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Apple aims to revive lustre with new hire

Maker of iPhones recruits former chief of fashion firm Burberry to direct strategy and expansion and boost its flagging brand

PUBLISHED : Saturday, 19 October, 2013, 3:12am
UPDATED : Saturday, 19 October, 2013, 3:12am
 

Burberry chief executive Angela Ahrendts rebuilt the British luxury brand after excessive exposure of its trademark checkered pattern alienated wealthy clientele. Her approach was to embrace digital innovation, build a strong online business and tap Chinese and Latin American markets.

Now Apple is hoping she can do the same at the world's most valuable technology company.

In hiring Ahrendts to direct strategy, expansion and operation of Apple's retail and online stores, chief executive Tim Cook has set her the task of bolstering iPad and iPhone sales and returning some lustre to a brand that has not launched a major new device in almost four years.

One of her main challenges will be to boost Apple's sales in China, its second-largest market. Here, analysts say, Ahrendts will be able to draw on her Burberry experience of introducing less expensive goods without damaging the value of the brand.

"The point of Apple retail is to sell Apple, not to sell Apple products," said Benedict Evans, who covers mobile and digital media at Enders Analysis, a research consultancy.

"What they've got is somebody who can take 400 stores with really great premium positioning and turn that into 800 stores and do that in China, and do that in India and do that in Europe and in Russia and in South America and everywhere else which at the moment they don't really have."

Ahrendts is the first woman to join Apple's executive team in nearly a decade and will take on an expanded role, overseeing its vast network of stores that employs about 42,400 people and online teams. Apple has not disclosed how much she will be paid.

The head of the 157-year-old Burberry Group was Britain's highest-paid chief executive in the 2011-12 financial year, taking home £15.6 million (HK$194.2 million), thanks in part to a large number of shares awards. She took home £6.8 million in the 2012-13 financial year.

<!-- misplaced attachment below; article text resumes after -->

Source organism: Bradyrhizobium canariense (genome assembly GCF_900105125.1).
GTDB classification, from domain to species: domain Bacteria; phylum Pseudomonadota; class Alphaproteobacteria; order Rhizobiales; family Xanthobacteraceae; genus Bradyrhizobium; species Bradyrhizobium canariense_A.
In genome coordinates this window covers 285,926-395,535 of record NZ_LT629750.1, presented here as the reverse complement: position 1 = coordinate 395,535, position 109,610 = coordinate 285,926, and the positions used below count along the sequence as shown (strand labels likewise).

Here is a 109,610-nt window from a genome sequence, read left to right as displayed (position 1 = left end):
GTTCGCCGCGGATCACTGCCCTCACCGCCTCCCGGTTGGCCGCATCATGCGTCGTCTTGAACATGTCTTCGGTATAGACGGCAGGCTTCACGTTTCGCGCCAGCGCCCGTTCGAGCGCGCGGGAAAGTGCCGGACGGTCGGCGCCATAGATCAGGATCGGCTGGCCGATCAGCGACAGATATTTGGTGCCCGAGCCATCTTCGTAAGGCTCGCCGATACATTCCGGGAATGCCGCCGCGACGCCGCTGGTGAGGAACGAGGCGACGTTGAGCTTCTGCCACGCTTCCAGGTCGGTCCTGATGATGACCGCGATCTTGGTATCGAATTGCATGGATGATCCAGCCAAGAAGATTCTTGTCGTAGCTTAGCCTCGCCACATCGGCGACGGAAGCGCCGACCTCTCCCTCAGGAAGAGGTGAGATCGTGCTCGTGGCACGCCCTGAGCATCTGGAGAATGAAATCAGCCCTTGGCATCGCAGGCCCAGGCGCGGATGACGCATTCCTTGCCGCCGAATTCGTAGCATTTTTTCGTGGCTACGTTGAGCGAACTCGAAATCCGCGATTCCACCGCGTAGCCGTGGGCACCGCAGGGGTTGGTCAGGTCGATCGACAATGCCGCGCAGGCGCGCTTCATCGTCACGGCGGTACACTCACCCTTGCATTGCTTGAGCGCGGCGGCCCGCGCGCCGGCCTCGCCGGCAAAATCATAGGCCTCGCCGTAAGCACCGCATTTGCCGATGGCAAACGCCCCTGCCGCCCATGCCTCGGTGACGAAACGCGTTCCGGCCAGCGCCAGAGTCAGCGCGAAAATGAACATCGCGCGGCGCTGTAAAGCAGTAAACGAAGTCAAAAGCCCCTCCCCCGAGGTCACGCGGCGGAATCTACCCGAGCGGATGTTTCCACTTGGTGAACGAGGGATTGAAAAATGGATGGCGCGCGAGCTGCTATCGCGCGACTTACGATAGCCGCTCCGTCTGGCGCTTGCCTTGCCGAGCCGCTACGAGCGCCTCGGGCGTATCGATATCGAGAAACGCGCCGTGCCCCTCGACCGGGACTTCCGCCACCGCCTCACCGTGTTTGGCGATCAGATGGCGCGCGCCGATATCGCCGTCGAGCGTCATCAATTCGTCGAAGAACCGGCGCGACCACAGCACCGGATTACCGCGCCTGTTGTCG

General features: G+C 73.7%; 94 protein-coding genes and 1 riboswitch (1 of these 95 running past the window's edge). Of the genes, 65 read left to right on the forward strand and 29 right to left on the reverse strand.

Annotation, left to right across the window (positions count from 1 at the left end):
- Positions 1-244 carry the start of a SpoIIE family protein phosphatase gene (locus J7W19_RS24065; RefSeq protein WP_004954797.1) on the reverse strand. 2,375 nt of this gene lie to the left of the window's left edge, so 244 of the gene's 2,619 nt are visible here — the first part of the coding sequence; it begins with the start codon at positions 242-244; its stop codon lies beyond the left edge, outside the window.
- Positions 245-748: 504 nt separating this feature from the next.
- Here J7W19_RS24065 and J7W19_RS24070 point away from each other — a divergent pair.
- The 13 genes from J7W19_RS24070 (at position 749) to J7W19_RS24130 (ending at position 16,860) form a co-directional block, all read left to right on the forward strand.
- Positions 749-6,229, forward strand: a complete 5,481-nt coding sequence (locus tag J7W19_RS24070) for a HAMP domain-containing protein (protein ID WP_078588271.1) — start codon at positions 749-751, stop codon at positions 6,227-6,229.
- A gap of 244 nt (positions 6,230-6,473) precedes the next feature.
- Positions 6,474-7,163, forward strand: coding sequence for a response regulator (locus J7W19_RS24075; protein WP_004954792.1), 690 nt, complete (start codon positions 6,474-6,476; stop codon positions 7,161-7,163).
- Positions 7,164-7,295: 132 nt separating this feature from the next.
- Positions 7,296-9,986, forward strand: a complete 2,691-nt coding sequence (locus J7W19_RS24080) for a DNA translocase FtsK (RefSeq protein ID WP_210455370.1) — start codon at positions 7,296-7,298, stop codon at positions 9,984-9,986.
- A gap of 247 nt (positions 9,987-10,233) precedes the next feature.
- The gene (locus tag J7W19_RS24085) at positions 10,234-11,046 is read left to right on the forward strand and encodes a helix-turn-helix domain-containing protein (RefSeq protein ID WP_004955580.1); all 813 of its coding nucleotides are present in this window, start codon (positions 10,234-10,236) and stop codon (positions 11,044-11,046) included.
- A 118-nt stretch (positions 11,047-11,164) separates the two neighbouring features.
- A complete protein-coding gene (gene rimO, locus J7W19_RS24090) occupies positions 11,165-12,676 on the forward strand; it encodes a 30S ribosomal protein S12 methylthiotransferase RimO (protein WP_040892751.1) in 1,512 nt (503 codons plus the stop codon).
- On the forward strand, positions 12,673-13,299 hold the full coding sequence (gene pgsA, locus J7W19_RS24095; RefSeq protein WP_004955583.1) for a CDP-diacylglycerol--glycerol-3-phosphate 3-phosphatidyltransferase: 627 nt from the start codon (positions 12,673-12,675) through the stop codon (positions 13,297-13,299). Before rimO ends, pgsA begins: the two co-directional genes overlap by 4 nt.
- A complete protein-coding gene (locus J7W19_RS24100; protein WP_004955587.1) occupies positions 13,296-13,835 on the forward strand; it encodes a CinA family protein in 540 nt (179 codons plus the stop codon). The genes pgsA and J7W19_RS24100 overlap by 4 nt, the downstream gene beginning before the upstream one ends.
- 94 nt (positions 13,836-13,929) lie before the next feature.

Apple's former retail chief Ron Johnson, who had a brief and disastrous stint as chief executive of US department store chain JC Penney after leaving Apple in 2011, made US$29.8 million in 2010. He is credited with building Apple's retail network from scratch in his decade-long stint.

At Burberry, Ahrendts began a website dedicated to the firm's traditional trench coats and introduced webcast catwalks, using the new iPhone 5S to shoot the spring/summer 2014 show. She also collaborated with Google for a brand campaign named Burberry Kisses.

But jumping to Apple, whose US$157 billion net sales are nearly 50 times those of Burberry, is a challenge of a different proportion for Ahrendts. The pressure is made all the more intense by Cook's previous stumble hiring a retail head from the British market.

The point of Apple retail is to sell Apple, not to sell Apple products
BENEDICT EVANS, ENDERS ANALYSIS

John Browett, chief executive of British consumer electronics retailer Dixons, was Cook's first major hire after he took over from Steve Jobs as chief executive in 2011. But Browett left after just six months and later said he had not fitted in with the business culture at Apple.

Gartner analyst Carolina Milanesi said not being steeped in the culture "and looking at the space and the brand from an outsider's perspective might actually be a plus".

"We are in a little bit of a bubble here in as far as what we think the consumers want and what they think of the brand," Milanesi said.

Apple is an engineering and design-heavy company where executives such as design head Jony Ive exert enormous influence over strategy and products. Successful executives from other companies have found it tough in the past to fit into a secretive culture that encourages competition between internal groups.

Unlike at Burberry, Ahrendts will have to work with a smaller and more rigid gadget portfolio, where every incremental change is agonised over. It is unclear if she will have any say over the product landscape.

Ahrendts, who rebuilt the ageing Burberry brand, will also have to counter threats from rivals like Samsung Electronics, a firm that has often used tactics from Apple's own branding playbook to compete.

Cook, in an e-mail to employees on Tuesday announcing the appointment, described Ahrendts as "wicked smart". He said he knew he wanted to hire the 53-year-old executive from Indiana after first meeting her in January.

"We've [got] to know each other over the past several months and I've left each conversation even more impressed," he wrote in the e-mail. "She led Burberry through a period of phenomenal growth with a focus on brand, culture, core values and the power of positive energy."

Apple's profit fell 22 per cent in the June quarter as gross margins slid below 37 per cent from 42 per cent a year earlier and its shares, down more than 30 per cent since September 2012, are being pummelled by fears of slowing growth and competition from Samsung.

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